ROBERT F. KENNEDY’S ASSASSINATION: THE MORNING AFTER

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June 1, 2018 · Posted in Commentary · Comment 

By Bob Vickrey

For many of us of a certain age, the year 1968 was a year like no other.

The Vietnam War had quickly escalated after the January “Tet Offensive” by the North Vietnamese army, and at one point that year, more than 500 American soldiers were losing their lives each week in a war that had already been deemed by many Pentagon officials as “unwinnable.”

Back home, college students were staging protests against the war on campuses all across the country. Civil unrest in our cities had often turned confrontational and violent.

Civil Rights demonstrations were being met with police resistance, as they resorted to fire hoses and batons in their attempt to quell protesters. Read more

Tom Brokaw hit on #MeToo when I was a young reporter

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June 1, 2018 · Posted in Commentary · Comment 

 

Mary Reinholz

First published May 1, 2018, in The Villager, A Manhattan weekly.

Tom Brokaw

[The writer says when she was a reporter in Los Angeles, Tom Brokaw — after helping her get a police report for a story she was doing for the L.A. Free Press — made a sudden unwanted sexual advance: He tried to put the moves on her, abruptly embracing and French kissing her, she said.]

A recent e-mail from the Newswomen’s Club of New York reminded me that I had been confirmed to attend an April 5 panel discussion called “#MeToo for Journalists: Where have we come from and where are we going?” at The New York Times’ skyscraper, that glassy and classy 52-story edifice at Eighth Ave. and 40th St. Read more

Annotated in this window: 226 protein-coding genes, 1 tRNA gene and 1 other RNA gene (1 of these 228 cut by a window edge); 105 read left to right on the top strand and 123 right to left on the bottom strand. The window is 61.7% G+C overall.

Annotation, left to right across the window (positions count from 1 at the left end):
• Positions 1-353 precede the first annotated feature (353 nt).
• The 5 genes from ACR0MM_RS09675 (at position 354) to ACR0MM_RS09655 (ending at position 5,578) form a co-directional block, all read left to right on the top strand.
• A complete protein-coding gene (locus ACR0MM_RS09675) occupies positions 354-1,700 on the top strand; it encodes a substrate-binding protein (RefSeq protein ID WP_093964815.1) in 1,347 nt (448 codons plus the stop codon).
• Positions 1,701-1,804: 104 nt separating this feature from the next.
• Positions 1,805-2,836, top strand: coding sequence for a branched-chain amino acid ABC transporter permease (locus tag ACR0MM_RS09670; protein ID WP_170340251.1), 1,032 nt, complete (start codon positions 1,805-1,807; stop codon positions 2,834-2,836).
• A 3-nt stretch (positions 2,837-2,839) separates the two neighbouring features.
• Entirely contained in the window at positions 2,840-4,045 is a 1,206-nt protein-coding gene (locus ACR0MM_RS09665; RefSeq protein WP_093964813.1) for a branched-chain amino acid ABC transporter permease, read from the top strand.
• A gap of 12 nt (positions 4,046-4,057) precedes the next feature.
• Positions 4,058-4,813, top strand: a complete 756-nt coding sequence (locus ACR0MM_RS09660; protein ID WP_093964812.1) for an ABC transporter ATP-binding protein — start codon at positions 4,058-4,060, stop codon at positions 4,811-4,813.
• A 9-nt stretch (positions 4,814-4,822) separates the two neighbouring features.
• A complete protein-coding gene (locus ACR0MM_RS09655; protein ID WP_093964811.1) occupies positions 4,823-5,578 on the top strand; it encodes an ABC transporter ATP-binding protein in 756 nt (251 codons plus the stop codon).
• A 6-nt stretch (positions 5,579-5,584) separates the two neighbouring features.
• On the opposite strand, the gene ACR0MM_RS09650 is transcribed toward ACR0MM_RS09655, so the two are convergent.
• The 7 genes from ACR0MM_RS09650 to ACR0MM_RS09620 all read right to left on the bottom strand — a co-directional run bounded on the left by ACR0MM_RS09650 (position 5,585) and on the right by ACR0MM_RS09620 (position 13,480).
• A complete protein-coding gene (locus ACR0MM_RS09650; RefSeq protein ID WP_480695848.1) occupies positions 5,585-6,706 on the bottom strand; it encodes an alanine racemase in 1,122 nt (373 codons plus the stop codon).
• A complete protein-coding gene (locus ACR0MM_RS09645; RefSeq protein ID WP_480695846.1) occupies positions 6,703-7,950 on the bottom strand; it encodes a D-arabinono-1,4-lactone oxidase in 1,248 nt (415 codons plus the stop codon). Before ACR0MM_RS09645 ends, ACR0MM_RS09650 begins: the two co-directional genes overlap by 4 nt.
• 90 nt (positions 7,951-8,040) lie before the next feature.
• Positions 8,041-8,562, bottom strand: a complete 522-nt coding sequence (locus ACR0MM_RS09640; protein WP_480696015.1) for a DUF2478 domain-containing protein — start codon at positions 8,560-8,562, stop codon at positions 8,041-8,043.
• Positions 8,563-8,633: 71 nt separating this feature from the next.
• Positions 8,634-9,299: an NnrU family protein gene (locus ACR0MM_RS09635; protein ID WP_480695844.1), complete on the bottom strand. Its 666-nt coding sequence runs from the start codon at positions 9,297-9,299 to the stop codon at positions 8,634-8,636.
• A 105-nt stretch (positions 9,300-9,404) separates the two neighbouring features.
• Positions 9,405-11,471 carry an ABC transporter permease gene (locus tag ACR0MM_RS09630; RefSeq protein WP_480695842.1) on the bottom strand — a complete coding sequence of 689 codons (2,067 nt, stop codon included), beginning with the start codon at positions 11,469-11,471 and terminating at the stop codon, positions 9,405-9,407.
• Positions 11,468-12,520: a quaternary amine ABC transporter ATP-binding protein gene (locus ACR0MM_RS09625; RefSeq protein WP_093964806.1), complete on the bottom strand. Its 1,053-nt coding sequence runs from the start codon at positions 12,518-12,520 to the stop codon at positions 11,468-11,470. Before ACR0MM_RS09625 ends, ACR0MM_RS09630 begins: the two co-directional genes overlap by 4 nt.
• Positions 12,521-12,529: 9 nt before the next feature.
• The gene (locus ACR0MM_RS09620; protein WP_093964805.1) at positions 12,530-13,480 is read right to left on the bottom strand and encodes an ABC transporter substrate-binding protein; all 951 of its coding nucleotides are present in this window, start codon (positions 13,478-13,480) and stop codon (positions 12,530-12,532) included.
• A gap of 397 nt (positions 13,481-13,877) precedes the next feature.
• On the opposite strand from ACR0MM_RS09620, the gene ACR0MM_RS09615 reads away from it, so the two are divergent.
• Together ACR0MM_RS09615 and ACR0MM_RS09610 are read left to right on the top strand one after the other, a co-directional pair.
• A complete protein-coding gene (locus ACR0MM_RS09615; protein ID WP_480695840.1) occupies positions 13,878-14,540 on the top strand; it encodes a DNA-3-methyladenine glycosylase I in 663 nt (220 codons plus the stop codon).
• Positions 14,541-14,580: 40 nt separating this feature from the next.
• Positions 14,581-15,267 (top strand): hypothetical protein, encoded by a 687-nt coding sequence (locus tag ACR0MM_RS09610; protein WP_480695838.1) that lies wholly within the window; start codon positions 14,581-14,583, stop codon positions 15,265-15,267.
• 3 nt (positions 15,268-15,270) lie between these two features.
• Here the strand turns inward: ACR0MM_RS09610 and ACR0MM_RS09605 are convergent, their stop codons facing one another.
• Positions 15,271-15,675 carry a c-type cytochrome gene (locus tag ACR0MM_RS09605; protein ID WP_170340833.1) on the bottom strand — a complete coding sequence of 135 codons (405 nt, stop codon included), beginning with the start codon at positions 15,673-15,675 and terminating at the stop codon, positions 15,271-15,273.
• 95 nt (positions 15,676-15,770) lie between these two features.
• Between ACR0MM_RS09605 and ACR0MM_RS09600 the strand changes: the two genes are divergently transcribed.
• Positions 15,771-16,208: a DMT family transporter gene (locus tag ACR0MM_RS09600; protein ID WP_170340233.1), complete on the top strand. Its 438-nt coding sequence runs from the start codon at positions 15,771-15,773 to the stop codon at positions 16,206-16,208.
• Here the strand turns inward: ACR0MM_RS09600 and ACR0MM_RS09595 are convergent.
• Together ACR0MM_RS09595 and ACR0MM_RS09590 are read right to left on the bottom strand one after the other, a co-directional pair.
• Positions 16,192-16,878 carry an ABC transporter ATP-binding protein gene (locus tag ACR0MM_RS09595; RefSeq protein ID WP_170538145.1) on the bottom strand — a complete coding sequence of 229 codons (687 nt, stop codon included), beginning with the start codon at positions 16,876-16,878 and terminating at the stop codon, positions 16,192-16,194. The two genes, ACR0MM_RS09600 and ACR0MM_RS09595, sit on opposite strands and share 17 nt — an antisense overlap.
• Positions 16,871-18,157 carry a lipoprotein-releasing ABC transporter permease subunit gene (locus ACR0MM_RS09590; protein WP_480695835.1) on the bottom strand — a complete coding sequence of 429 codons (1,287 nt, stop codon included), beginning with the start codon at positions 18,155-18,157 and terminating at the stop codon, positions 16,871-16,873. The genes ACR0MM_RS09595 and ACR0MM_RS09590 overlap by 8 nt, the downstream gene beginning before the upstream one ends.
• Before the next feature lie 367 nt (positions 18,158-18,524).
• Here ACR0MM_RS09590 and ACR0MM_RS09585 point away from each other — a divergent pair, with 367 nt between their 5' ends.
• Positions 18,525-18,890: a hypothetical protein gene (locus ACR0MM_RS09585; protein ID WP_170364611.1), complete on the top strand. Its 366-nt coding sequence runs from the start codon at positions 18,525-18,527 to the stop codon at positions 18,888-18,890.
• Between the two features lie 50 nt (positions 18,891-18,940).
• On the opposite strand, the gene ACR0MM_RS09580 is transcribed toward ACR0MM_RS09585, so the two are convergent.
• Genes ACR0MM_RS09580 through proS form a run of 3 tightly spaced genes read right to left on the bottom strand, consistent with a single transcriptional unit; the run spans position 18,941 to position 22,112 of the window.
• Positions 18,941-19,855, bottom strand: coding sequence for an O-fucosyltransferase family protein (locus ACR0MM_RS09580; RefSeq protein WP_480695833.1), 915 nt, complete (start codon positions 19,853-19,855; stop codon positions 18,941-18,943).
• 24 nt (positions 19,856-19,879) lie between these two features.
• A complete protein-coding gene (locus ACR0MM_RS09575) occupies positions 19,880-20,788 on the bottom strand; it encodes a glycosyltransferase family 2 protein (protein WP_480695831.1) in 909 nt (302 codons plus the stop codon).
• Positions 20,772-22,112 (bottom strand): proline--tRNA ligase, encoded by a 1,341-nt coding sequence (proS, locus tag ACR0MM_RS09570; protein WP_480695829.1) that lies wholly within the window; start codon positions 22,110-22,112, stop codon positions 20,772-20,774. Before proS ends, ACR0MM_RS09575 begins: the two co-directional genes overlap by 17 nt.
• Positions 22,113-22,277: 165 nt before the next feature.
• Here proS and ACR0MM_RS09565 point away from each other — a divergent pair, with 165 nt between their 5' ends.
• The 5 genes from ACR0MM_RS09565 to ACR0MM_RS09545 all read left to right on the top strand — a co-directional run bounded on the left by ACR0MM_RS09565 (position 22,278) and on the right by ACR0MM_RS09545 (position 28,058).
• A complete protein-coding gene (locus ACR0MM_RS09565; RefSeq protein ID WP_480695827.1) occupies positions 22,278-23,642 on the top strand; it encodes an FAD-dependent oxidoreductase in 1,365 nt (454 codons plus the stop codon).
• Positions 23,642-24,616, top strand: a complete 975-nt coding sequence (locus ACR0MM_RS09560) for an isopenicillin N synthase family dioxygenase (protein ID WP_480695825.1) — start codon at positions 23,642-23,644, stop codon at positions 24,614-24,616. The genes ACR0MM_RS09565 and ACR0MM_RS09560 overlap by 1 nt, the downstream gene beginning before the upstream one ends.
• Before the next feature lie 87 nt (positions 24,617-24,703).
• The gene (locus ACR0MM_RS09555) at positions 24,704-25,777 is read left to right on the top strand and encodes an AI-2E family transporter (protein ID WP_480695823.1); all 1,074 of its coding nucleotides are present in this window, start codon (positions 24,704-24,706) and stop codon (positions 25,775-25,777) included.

Dunga Brook Diary: BINGO

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June 1, 2018 · Posted in Commentary · Comment 

Vicki Whicker

May, 2011

After a sparse farm to table dinner, and after a mean (Jim=ruthless) game of BOGGLE, in the semi-dark of his “rustic” farmhouse (because, no electricity/no running water), right before I’m to trudge up the dark and dusty stairs for an unsteady sleep on an unstable old bed, Jim nonchalantly says, “I’m leaving at four a.m. for The City, can you feed Ichabod, tomorrow?”

Did he say leaving? At four a.m.? He’s leaving? For The City? This house has no locks, is missing windows, and he’s leaving at four a.m.? For NYC? That means I’m going to be asleep, no, scratch that, lying awake in the dark for at least two more hours before sunrise…ALONE. And then, if I’m not murdered, I have to go to that barn? For three feedings? Holy F! I can hardly say no, right? I can’t be responsible for the death of a baby goat, can I?

“Sure, no problem.” I hear myself saying. “But I’m staying at a BNB tomorrow night, so…I won’t be around to take care of Ichabod after that…I’m catching my flight back to L.A.” Read more

SIDESTEPPING HISTORY AT THE IVY

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June 1, 2018 · Posted in Commentary · Comment 

Photos by Barry Stein.

By BOB VICKREY

Los Angeles has to be the only city in the world where a 35 year-old restaurant could be described as a “landmark” institution.

I’m reminded of Steve Martin’s character in the 1991 satirical comedy “L.A. Story,” as he toured the city while hosting his British girlfriend. He described the sights they witnessed with wonder and awe, as he pointed out the city landscape to his friend, “Some of these buildings are more than 20 years-old!”

Our monthly lunch club decided to dig not-so-deeply into LA’s culinary history for one of those “landmarks,” as we chose The Ivy on Robertson Boulevard for our May dining destination. The Ivy opened in 1983, a year many L.A. residents consider to have occurred sometime during the Paleolithic Age. Read more

Honey travels through portals of time

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June 1, 2018 · Posted in Notes from Above Ground · Comment 

Introduction to the portals 

Figure 1: Toypurina mural, Ramona Garden

The people who lived in Los Angeles when it was part of the Spanish empire and during the years Mexico governed it often appear in history books as two-dimensional: cardboard men in sombreros riding pretend horses fitted with painted silver decorated saddles and paper cut out dark eyed women with high combs that lift masses of hair veiled with lace mantillas.  They speak pure Castilian Spanish.

This is a cartoon image of the Pastoral Era after secularization of the missions, largely inspired by a “boomer” subsidized by Southern Pacific Railroad to increase the number of passengers on trains to Los Angeles.

The forty-four people that walked from the Mission San Gabriel in 1781 are silent. Read more